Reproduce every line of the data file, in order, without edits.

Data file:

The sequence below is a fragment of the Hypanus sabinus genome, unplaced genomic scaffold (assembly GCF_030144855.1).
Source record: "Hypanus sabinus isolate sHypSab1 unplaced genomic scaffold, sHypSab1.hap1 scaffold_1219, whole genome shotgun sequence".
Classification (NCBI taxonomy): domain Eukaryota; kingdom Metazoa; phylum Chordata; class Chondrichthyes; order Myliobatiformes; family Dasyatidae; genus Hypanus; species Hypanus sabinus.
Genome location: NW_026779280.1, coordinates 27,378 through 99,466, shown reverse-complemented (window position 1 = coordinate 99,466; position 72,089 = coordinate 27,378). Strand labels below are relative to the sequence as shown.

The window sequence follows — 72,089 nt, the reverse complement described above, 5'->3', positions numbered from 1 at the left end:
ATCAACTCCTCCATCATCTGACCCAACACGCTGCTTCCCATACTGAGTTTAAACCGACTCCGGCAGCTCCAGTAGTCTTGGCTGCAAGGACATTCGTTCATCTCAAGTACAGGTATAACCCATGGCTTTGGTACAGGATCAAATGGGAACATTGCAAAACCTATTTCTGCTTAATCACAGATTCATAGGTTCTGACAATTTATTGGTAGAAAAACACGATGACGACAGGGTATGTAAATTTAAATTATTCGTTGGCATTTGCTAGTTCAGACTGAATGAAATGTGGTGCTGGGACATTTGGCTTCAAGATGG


The sequence below is a fragment of the Hypanus sabinus genome, unplaced genomic scaffold (assembly GCF_030144855.1).
Source record: "Hypanus sabinus isolate sHypSab1 unplaced genomic scaffold, sHypSab1.hap1 scaffold_1219, whole genome shotgun sequence".
Classification (NCBI taxonomy): domain Eukaryota; kingdom Metazoa; phylum Chordata; class Chondrichthyes; order Myliobatiformes; family Dasyatidae; genus Hypanus; species Hypanus sabinus.
Genome location: NW_026779280.1, coordinates 27,378 through 99,466, shown reverse-complemented (window position 1 = coordinate 99,466; position 72,089 = coordinate 27,378). Strand labels below are relative to the sequence as shown.

The window sequence follows — 72,089 nt, the reverse complement described above, 5'->3', positions numbered from 1 at the left end:
ATCAACTCCTCCATCATCTGACCCAACACGCTGCTTCCCATACTGAGTTTAAACCGACTCCGGCAGCTCCAGTAGTCTTGGCTGCAAGGACATTCGTTCATCTCAAGTACAGGTATAACCCATGGCTTTGGTACAGGATCAAATGGGAACATTGCAAAACCTATTTCTGCTTAATCACAGATTCATAGGTTCTGACAATTTATTGGTAGAAAAACACGATGACGACAGGGTATGTAAATTTAAATTATTCGTTGGCATTTGCTAGTTCAGACTGAATGAAATGTGGTGCTGGGACATTTGGCTTCAAGATGG